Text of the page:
More from Graham Bradbury, Wodonga’s barber as told in 2005.
Wodonga was a great railway town. If it wasn’t for the Railways, the Army and the Saleyards, Wodonga would not, in my opinion, have progressed as well as it did. Payday for the Railways was quite an entertainment day for us.
Two names come to mind, Eric Molloy and “Clean-em-up” Anderson. They were train drivers. How he got “Clean-em-up” Anderson for a nickname is quite a story. They lived in the railway homes in South Street. They used to graze their cows on the railway lines, tethered of course. On this particular day, the cow must have broken its tether and “Clean-em-up” Anderson was coming back to Wodonga in the train and ran over his own cow and that, of course, is how he got his nickname of “Clean-em-up” Anderson.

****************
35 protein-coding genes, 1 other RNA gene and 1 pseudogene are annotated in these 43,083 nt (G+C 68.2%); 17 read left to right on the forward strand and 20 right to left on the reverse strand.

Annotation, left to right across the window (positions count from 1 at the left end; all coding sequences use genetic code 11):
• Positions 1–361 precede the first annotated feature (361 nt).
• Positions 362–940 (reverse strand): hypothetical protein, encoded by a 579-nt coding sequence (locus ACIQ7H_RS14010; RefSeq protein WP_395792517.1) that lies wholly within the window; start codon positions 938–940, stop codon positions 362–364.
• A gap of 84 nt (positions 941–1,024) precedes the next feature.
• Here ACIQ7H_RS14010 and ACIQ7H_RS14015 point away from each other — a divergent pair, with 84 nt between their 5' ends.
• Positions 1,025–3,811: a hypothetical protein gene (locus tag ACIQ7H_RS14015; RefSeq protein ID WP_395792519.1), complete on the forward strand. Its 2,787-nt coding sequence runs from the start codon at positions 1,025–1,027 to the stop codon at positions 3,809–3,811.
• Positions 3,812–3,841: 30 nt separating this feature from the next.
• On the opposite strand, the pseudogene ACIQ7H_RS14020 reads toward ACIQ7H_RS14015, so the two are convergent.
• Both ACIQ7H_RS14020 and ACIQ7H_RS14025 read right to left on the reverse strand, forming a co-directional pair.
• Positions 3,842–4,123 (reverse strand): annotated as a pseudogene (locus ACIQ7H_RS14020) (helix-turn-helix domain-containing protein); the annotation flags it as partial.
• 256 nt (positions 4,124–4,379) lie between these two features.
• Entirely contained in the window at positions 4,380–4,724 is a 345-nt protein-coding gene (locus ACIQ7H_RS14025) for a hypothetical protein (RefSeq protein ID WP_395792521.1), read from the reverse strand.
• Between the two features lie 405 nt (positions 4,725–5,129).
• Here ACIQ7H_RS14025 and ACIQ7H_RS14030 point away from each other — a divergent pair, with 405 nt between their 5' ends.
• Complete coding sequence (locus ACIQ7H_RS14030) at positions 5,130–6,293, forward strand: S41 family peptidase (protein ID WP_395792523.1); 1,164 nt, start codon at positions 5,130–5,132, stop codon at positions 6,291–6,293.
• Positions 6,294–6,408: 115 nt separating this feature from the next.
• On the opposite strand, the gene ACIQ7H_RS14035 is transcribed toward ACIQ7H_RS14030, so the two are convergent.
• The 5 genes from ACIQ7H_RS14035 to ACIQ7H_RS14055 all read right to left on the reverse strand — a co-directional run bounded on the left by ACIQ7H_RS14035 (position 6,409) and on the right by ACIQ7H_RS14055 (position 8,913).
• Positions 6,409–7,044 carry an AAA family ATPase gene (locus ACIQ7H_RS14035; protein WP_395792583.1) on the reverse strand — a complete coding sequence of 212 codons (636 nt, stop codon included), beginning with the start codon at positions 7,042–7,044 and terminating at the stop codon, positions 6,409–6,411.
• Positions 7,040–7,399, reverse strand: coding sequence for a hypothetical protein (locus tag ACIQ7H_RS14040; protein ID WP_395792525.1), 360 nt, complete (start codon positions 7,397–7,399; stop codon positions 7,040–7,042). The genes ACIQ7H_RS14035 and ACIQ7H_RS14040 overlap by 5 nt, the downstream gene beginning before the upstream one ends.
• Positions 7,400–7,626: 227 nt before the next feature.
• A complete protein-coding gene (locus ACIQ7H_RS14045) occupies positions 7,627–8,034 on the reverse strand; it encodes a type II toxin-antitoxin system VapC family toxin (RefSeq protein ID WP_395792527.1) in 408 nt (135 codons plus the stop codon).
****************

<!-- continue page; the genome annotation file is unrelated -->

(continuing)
On paydays, the railwaymen would have a few drinks at the Terminus Hotel in High Street, Eric and “Clean-em-up” Anderson among them and then come in for haircuts. They thought they had good singing voices and would keep singing “There’s a bridle hanging on the wall”. If they sang it once, they would sing it a dozen times.
Often we’d try to put them before other customers to try and get them out of the shop. Eric had a bad habit, when he was like this, of turning to look at you when we were talking while cutting his hair. You’d be cutting and he’d twist his head to the left or right and to the back to look at you. It was difficult to cut his hair with all that twisting around.
This was in the time when there wasn’t a lot of money around. The wage I was getting in my first year of apprenticeship was 19/-. Talking with Norma Flower, she said she didn’t get that much as a ladies hairdresser. She should have been a men’s hairdresser. By the time I finished my apprenticeship, I was getting 50/-.
Prices for haircuts in those were nine pence for a men’s haircut, and three pence for a boy’s haircut. We used to build up a lot of threepences and sixpences.